What We’re REALLY Saying to Children

Sometimes, you just have to scratch your head.

If you’ve said it once, it seems like you’ve said it a thousand times. You may feel like you’re child has understood what you’ve said. Yet, they do the same thing all over again. Then the frustrated-parent questions come.

“Why did you do that?”

“What were you thinking?”

“Didn’t you hear me?”

Now there are many situations where a child just need regular reminding. We are, after all, training our children. Training isn’t a conversation; it’s a process. So we need to be patient with these little trainees the way God is patient with us.

Yet, it would also be helpful for us to consider what we’ve really been staying to our children. I’m not talking about recording our conversations or critiquing our word choice. I’m talking about what our actions have been saying. If I’m honest, I often find the actions that are frustrating me the most mimick my own. Words are important, but words with actions are essential.

So, what have your actions as a parent been saying to your children? 

Some parents can figure out why their child speaks with such disrespect while the children watch their parents being critical of others. Some parents are concerned that their teen is losing interest in the local church while the teens have watched their parents’ inconsistency for years.

Children are excellent learners.

As leaders, we should also consider what the local church is really saying to the children under its care. Many leaders and parents feel it’s a waste of time to “force” children to listen to 30-40 minutes of a sermon from God’s Word. Children need to be free to “have fun” and “enjoy being at church.”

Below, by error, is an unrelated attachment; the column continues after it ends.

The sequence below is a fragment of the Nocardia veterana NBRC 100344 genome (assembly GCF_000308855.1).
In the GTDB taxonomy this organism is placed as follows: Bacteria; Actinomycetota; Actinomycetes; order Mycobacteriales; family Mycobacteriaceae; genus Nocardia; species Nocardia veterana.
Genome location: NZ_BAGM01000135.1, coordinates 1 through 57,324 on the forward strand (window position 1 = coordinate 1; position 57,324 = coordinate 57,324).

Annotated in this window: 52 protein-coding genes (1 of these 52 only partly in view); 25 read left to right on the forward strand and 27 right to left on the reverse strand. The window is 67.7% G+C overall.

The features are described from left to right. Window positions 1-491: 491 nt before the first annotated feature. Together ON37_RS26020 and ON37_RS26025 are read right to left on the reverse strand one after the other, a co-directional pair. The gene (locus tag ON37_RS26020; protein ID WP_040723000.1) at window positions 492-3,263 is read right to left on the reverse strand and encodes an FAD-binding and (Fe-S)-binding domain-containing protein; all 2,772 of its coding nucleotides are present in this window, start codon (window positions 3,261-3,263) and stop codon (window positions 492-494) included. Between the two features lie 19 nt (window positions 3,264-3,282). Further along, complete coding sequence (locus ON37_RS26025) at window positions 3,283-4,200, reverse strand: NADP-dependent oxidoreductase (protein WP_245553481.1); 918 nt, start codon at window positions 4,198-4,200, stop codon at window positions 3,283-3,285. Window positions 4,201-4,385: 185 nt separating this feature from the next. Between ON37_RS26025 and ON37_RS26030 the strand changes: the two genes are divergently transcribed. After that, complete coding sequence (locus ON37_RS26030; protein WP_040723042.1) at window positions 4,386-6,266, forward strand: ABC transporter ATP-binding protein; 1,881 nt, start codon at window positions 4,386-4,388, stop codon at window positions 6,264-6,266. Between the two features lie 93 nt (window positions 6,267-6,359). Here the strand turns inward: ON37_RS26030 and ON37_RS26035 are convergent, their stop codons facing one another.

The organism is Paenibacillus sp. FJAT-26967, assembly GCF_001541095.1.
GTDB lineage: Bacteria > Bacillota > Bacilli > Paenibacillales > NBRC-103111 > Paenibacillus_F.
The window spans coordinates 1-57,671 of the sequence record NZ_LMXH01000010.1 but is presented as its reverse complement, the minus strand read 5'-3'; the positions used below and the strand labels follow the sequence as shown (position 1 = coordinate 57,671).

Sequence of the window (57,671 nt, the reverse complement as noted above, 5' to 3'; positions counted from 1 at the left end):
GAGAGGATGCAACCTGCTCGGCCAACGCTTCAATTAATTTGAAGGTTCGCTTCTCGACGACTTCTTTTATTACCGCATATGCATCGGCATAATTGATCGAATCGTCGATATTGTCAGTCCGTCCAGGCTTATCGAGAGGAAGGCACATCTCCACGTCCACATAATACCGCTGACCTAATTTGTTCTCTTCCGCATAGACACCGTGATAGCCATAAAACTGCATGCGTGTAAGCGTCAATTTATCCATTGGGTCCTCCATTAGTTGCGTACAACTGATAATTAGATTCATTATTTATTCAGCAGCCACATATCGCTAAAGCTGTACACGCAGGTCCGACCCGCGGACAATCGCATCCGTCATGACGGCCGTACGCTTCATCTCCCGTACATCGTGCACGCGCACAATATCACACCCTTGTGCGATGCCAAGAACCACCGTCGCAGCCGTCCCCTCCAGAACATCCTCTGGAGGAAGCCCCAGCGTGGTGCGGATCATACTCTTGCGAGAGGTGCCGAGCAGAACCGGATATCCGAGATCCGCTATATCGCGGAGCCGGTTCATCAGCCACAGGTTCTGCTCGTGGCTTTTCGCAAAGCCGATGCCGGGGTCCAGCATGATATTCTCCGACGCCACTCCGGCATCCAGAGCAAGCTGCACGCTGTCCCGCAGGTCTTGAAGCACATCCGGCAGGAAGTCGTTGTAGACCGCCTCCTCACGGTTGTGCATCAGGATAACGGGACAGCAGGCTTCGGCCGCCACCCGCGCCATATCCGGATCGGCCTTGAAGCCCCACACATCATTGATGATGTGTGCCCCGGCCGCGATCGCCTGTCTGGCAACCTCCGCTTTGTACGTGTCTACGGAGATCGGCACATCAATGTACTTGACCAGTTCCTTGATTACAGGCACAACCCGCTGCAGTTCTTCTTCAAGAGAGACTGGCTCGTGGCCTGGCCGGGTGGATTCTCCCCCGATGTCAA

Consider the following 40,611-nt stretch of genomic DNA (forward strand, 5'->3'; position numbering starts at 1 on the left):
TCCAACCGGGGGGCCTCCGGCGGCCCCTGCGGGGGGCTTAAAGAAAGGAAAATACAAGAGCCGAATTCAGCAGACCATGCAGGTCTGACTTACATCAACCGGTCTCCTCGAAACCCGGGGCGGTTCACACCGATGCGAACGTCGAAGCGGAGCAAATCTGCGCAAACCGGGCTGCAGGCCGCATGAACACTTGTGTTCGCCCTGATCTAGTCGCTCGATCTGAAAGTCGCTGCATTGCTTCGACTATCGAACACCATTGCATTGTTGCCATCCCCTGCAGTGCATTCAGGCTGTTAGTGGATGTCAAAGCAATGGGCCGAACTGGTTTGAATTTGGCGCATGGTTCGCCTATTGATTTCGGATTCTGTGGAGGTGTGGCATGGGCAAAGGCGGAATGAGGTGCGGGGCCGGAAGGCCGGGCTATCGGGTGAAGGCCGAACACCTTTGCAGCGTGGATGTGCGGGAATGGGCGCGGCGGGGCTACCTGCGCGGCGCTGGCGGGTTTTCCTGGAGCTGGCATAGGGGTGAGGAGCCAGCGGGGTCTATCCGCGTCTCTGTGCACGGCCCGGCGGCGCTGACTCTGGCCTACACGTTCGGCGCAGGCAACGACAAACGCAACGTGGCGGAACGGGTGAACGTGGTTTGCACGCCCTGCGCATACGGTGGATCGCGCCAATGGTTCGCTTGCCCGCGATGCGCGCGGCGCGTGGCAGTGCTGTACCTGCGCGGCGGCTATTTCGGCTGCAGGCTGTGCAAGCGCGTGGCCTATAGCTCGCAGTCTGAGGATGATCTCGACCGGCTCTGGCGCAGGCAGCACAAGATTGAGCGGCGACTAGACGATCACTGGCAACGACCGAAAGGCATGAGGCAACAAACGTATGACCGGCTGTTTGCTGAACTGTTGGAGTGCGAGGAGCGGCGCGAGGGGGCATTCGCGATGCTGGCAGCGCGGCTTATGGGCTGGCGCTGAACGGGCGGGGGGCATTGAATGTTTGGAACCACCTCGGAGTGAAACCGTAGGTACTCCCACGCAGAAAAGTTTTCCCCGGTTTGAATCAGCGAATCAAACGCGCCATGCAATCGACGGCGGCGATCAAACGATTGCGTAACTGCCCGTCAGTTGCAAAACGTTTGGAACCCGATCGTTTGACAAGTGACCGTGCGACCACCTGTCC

Do you understand what those descriptions are saying about worship and the precious Word of our Almighty God?

“God’s Word is boring.”

“The only people who listen to it have to.”

“There is nothing fun or enjoyable about worship as a congregation.”

Some dismiss this line of thinking because they use Scripture to launch their games and recreation. The problem is this – God does not want our children to be sprinkled with the Word. He wants them to be drenched in it.

“But children just can’t understand it,” some say. And yet, we must all come to Christ like little children in order to receive his blessing (Mk. 10:13-16). I fear we have sacrificed a love for the Word on the altar of relevant activities.

This is not do say that things can’t be enjoyable, but we should be careful with our presentation. After all, when they are too old for the fun things, why in the world would they want to join what’s been called “boring”?

Children are excellent learners.

Whether a parent or a church leader, we need to spend time in thoughtful reflection on what we’re really saying to our children. It just may be the most frustrating things they are learning are the exact things we have been teaching so clearly with our actions.

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